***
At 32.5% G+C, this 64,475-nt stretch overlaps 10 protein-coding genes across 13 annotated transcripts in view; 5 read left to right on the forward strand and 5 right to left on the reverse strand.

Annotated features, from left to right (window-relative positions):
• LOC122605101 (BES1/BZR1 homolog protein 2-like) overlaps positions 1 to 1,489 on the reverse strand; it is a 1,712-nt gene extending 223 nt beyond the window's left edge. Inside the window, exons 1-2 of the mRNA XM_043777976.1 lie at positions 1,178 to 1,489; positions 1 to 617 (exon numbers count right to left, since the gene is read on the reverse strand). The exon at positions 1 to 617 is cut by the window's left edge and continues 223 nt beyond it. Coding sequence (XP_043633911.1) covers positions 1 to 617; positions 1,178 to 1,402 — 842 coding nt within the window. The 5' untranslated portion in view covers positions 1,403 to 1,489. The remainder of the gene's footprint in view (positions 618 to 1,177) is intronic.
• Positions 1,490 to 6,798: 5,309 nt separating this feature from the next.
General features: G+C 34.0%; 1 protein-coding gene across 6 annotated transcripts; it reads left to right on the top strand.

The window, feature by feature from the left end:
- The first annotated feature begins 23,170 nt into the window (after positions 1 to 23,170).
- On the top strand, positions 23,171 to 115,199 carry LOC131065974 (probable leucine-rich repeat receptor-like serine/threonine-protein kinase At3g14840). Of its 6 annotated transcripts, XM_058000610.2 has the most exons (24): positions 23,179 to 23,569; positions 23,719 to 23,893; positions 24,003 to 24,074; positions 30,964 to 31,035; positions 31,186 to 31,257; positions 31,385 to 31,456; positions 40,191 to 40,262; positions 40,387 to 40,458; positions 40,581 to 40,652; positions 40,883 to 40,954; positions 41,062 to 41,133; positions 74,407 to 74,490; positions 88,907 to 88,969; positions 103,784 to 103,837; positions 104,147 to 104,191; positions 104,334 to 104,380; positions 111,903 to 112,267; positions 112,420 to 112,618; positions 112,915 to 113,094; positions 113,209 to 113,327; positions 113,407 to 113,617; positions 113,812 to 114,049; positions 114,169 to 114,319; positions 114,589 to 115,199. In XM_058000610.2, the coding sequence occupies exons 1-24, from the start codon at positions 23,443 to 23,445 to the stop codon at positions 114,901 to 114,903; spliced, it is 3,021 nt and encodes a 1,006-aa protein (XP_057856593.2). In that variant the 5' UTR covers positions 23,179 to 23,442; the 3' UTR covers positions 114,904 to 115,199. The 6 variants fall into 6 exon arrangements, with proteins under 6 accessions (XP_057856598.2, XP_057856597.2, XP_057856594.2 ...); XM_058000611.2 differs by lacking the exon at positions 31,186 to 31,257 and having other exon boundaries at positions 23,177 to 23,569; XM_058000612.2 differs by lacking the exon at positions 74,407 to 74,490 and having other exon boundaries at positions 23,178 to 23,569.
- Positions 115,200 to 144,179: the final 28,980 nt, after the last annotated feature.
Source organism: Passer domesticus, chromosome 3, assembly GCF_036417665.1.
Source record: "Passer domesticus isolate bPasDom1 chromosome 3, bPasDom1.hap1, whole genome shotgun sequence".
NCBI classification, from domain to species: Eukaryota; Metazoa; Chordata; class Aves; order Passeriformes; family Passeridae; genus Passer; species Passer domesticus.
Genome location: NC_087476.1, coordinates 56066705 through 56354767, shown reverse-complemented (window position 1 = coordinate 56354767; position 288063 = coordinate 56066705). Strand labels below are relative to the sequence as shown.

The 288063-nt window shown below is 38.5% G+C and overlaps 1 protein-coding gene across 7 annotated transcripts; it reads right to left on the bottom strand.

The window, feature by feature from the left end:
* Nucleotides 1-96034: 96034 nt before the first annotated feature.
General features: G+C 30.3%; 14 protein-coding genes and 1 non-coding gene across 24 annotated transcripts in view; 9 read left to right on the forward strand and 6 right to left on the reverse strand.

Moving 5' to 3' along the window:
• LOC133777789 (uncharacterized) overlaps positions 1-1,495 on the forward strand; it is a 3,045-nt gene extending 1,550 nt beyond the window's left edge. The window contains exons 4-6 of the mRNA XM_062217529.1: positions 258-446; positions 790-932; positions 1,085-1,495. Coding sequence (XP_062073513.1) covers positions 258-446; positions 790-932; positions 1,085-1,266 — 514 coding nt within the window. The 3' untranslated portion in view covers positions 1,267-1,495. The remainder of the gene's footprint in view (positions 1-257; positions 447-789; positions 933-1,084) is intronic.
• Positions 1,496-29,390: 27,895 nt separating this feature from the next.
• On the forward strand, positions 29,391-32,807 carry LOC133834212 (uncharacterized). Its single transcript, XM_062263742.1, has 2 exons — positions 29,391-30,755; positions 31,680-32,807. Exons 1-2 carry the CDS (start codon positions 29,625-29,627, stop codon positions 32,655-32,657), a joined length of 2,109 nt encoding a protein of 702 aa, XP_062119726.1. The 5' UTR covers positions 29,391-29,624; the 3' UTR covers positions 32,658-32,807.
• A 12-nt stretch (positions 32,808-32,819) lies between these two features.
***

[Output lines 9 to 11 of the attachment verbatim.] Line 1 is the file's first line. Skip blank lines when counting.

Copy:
- Positions 115,200 to 144,179: the final 28,980 nt, after the last annotated feature.
Source organism: Passer domesticus, chromosome 3, assembly GCF_036417665.1.
Source record: "Passer domesticus isolate bPasDom1 chromosome 3, bPasDom1.hap1, whole genome shotgun sequence".